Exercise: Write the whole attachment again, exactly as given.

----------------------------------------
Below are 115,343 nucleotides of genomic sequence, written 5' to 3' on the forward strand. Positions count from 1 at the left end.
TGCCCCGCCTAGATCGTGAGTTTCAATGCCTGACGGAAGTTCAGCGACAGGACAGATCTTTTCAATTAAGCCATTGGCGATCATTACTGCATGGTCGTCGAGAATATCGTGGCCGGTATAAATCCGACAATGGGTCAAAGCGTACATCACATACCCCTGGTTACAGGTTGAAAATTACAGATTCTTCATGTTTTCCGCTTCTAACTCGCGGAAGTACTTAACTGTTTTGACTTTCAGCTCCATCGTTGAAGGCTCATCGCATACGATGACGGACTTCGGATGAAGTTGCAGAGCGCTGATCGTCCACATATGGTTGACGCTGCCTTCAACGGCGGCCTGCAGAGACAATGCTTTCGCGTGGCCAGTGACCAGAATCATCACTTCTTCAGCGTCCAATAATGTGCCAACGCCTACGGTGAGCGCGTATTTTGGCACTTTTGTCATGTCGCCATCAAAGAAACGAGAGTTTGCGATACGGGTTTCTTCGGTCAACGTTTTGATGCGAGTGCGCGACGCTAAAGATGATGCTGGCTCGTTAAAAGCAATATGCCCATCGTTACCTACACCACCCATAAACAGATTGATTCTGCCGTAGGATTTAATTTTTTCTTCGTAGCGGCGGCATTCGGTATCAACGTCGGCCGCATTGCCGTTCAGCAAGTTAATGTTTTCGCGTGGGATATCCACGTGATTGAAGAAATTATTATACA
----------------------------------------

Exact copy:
Below are 115,343 nucleotides of genomic sequence, written 5' to 3' on the forward strand. Positions count from 1 at the left end.
TGCCCCGCCTAGATCGTGAGTTTCAATGCCTGACGGAAGTTCAGCGACAGGACAGATCTTTTCAATTAAGCCATTGGCGATCATTACTGCATGGTCGTCGAGAATATCGTGGCCGGTATAAATCCGACAATGGGTCAAAGCGTACATCACATACCCCTGGTTACAGGTTGAAAATTACAGATTCTTCATGTTTTCCGCTTCTAACTCGCGGAAGTACTTAACTGTTTTGACTTTCAGCTCCATCGTTGAAGGCTCATCGCATACGATGACGGACTTCGGATGAAGTTGCAGAGCGCTGATCGTCCACATATGGTTGACGCTGCCTTCAACGGCGGCCTGCAGAGACAATGCTTTCGCGTGGCCAGTGACCAGAATCATCACTTCTTCAGCGTCCAATAATGTGCCAACGCCTACGGTGAGCGCGTATTTTGGCACTTTTGTCATGTCGCCATCAAAGAAACGAGAGTTTGCGATACGGGTTTCTTCGGTCAACGTTTTGATGCGAGTGCGCGACGCTAAAGATGATGCTGGCTCGTTAAAAGCAATATGCCCATCGTTACCTACACCACCCATAAACAGATTGATTCTGCCGTAGGATTTAATTTTTTCTTCGTAGCGGCGGCATTCGGTATCAACGTCGGCCGCATTGCCGTTCAGCAAGTTAATGTTTTCGCGTGGGATATCCACGTGATTGAAGAAATTATTATACA